Ficus kochummeniana collected Anduki Forest Reserve Brunei. Specimen in Naturalis  (Leiden Herbarium)


Latin: Honors the Malaysian botanist K.M. Kochummen “Koch” author of (Moraceae) in the Tree Flora of Sabah and Sarawak Vol. 4 (2000).

Plant: Medium size strangler (to 30 m). A locally common fig of coastal peat-swamp and poor kerangas soils in the lowlands with a patchy distribution. One of a very few Bornean figs in Section Conosycea  which may sometimes  have persistent stipules (dried bracts) on the terminal branches (see links below) .

Sex: Dioecious.

Leaves: Medium sized oblong leaves 4-15 cm long by 1.5-6 cm wide with a petiole up to 2.5 cm. The veins above are impressed (sunken) giving a corrugated appearance to the leaf. The venation below is very prominent with the distinctive basal veins running very close to the leaf margin usually to half or more the length of the leaf.

Fig: Small figs 0.8-1.2 cm diameter. Figs ripen orange to red. “The fig is unique in that the styles completely fill the fig interior and form a column leading to the ostiole where pollinators are trapped in a small cavity below the ostiolar bracts” Laman & Weiblen (1998). The figs may occur in dense conglomerations along the bare branches as well as in the leaf axils.

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The rare Scarlet-breasted Flowerpecker  Prionochilus thoracicus which also inhabits areas with poor soils often feeds on the ripe figs of Ficus kochummeniana.

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Note that the ripe fig to the left of the flowerpecker’s body has a sunken ostiole. This is a feature characteristic  of Ficus bracteata. Photo by Jimmy Pan taken at the Panti Forest Reserve  in Johore.

Similar species: F. paracamptophylla F. bracteata  and sometimes F. annulata also have persistent stipules.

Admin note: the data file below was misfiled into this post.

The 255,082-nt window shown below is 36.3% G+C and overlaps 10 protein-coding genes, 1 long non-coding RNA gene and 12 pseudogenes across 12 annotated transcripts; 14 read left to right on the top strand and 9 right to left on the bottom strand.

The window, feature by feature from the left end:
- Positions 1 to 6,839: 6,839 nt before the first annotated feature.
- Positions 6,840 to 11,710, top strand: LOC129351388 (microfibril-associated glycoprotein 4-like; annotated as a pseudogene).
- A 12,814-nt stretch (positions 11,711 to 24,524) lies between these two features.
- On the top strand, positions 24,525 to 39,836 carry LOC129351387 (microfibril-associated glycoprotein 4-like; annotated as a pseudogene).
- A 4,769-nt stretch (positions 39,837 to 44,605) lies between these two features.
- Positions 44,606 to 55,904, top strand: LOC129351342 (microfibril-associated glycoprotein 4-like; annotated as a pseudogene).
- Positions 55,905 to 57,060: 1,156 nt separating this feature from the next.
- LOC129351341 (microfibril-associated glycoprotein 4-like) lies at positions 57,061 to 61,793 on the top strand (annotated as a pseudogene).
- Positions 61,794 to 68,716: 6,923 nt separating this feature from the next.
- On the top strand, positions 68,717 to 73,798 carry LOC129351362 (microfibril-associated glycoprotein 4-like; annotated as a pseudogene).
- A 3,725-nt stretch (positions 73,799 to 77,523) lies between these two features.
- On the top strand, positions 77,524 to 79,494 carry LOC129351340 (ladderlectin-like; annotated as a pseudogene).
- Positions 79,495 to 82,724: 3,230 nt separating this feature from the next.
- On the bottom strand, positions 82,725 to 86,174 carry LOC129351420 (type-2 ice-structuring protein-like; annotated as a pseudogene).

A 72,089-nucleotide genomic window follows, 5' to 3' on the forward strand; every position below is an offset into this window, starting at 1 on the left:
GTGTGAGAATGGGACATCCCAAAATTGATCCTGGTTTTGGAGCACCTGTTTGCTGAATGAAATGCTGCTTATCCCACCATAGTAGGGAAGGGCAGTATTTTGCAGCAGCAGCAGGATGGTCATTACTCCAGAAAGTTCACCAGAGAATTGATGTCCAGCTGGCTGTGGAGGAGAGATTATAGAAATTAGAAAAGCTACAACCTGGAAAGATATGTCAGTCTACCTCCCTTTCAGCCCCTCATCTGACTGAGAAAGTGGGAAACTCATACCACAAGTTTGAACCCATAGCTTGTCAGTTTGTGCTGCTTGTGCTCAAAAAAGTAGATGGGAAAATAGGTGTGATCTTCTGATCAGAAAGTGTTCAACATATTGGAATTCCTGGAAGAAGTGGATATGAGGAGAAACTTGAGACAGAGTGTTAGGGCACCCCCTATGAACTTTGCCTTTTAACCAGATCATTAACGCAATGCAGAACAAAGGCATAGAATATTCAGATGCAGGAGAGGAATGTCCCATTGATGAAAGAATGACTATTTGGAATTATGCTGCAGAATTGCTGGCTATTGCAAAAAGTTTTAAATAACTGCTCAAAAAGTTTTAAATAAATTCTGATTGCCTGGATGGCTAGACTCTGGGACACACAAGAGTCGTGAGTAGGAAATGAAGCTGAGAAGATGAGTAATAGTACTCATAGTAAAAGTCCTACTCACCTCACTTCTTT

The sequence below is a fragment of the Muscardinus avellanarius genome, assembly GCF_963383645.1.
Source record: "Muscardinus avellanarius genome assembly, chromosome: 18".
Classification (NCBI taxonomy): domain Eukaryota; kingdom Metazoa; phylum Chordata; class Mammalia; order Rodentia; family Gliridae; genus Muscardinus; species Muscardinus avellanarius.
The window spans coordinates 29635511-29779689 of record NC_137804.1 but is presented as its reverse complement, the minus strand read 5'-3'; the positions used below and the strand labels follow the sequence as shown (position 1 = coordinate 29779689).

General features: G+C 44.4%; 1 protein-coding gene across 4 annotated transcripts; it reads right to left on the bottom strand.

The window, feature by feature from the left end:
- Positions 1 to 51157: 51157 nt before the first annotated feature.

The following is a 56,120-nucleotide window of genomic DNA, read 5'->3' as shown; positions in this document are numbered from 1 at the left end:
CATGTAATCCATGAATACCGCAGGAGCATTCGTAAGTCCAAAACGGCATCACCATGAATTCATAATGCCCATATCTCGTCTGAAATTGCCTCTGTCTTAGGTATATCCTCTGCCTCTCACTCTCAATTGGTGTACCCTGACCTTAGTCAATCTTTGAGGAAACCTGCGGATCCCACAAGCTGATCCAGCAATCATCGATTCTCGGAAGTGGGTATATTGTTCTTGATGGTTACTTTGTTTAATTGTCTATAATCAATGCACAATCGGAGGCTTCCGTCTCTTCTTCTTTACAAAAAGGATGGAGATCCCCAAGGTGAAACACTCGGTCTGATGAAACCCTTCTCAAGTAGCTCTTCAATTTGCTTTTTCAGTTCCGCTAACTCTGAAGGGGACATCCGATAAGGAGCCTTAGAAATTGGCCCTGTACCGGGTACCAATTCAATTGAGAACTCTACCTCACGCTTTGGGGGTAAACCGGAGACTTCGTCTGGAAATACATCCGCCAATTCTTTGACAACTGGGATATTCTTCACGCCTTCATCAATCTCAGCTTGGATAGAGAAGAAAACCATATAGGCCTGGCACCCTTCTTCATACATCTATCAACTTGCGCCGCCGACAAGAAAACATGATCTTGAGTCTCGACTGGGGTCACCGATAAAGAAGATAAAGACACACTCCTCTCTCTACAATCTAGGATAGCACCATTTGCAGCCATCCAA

(1) By the differing growth habit. F. kochummeniana grows as a strangling tree rather than climber whereas F. paracamptophylla, F. annulata and F. bracteata all grow as climbers.

(2) By the distinctive venation of the basal veins on  both sides of the  leaf as described above.

(3) Only two figs  in Section Conosycea have both sunken side veins and sunken tertiary veins on the upper side of the leaf. These are Ficus forstenii and Ficus kochummeniana. The leaves of Ficus forstenii are much larger than those of Ficus kocuummeniana so they are very difficult to confuse.

Distribution: Widespread and locally common in coastal and poor soil forest throughout Borneo. Numerous records from coastal W. Sabah, coastal Brunei and Bako near Kuching with scattered records from elsewhere. Sabah: Beluran, Sg Imbak, Papar,

Brunei: Ulu Belalong, Tasek Merimbun. Belait.

Sarawak: Telok Gador, Bako

Kalimantan: Berau (Kaltel)

Range: Thailand. Malaya, Western Sumatra, Borneo. Critically endangered in Singapore where it is listed as Ficus retusa in Chong et al (2009). Frequent in Panti Forest Reserve, Johore.

Taxonomy: prior to Berg (2005) this fig was known as Ficus retusa var borneensis and is so listed in Corner (1960), Laman & Weiblen (1998) and Harrison’s numerous publications on the figs of Lambir.


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Ficus kochummeniana mistakenly listed as Ficus retusa. Ficus retusa would have a rounded apex to the leaf and the under surface of the leaf would not have such prominent venation.